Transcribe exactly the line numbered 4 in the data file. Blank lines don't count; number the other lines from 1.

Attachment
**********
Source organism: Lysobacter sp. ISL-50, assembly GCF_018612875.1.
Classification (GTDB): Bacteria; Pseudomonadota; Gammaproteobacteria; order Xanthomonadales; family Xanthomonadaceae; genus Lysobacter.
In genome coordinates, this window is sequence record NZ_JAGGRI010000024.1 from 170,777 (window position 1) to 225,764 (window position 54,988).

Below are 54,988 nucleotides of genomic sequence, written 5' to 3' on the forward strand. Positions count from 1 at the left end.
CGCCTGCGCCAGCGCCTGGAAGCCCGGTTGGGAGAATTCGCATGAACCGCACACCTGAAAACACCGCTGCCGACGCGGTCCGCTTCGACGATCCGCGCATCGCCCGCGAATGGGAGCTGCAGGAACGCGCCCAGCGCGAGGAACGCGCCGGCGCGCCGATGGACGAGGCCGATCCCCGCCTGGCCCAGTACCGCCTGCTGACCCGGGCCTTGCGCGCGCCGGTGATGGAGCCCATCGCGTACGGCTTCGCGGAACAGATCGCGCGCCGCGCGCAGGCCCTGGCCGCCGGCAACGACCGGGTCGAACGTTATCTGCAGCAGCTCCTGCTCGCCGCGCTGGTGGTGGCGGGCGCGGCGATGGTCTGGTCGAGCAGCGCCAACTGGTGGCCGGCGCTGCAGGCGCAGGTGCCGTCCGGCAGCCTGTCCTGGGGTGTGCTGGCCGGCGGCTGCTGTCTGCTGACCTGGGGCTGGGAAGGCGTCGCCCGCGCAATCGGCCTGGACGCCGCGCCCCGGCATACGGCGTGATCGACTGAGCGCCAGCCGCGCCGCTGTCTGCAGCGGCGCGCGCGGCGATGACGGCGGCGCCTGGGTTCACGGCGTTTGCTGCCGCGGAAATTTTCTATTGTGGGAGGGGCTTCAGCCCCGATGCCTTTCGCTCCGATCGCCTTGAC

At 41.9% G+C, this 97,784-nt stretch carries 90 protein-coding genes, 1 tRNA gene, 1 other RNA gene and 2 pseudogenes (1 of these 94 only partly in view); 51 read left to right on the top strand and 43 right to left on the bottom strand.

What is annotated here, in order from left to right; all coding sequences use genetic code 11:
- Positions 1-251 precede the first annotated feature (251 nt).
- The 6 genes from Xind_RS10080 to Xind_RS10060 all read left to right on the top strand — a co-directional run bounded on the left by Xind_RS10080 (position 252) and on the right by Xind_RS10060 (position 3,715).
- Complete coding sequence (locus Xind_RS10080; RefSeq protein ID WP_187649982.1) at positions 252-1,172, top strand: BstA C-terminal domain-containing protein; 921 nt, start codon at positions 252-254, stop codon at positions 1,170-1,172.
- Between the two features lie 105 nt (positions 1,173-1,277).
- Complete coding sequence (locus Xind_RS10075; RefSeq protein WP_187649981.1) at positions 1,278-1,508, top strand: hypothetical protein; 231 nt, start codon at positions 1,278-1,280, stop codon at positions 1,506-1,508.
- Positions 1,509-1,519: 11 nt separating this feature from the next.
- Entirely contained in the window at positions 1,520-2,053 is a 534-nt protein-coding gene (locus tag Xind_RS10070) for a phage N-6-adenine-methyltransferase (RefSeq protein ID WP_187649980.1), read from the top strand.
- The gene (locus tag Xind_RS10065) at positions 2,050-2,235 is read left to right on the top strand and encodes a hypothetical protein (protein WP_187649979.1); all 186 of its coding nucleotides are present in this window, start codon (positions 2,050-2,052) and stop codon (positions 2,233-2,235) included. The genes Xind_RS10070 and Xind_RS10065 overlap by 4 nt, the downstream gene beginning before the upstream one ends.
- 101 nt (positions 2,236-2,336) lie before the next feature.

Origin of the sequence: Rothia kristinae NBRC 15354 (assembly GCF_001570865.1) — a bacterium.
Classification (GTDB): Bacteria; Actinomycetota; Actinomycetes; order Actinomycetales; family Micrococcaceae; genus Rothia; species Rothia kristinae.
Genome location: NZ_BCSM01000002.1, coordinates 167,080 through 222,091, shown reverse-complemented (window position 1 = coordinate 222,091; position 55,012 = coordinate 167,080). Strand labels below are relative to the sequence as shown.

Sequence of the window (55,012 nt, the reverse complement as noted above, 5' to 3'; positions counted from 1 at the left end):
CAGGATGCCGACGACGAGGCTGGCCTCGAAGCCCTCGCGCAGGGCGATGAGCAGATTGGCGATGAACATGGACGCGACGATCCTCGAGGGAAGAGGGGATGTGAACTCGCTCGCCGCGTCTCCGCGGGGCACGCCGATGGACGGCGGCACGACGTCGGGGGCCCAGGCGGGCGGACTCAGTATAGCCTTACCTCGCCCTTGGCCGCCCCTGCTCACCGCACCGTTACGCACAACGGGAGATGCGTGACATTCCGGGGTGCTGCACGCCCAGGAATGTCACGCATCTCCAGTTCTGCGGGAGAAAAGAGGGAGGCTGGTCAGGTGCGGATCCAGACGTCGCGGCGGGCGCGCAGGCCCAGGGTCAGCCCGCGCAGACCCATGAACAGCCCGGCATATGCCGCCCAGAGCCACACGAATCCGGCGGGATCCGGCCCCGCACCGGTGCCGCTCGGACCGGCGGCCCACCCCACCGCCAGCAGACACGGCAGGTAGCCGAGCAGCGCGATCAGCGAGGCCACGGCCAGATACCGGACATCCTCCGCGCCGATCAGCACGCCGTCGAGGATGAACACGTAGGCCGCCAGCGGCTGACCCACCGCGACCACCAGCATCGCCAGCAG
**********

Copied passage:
Below are 54,988 nucleotides of genomic sequence, written 5' to 3' on the forward strand. Positions count from 1 at the left end.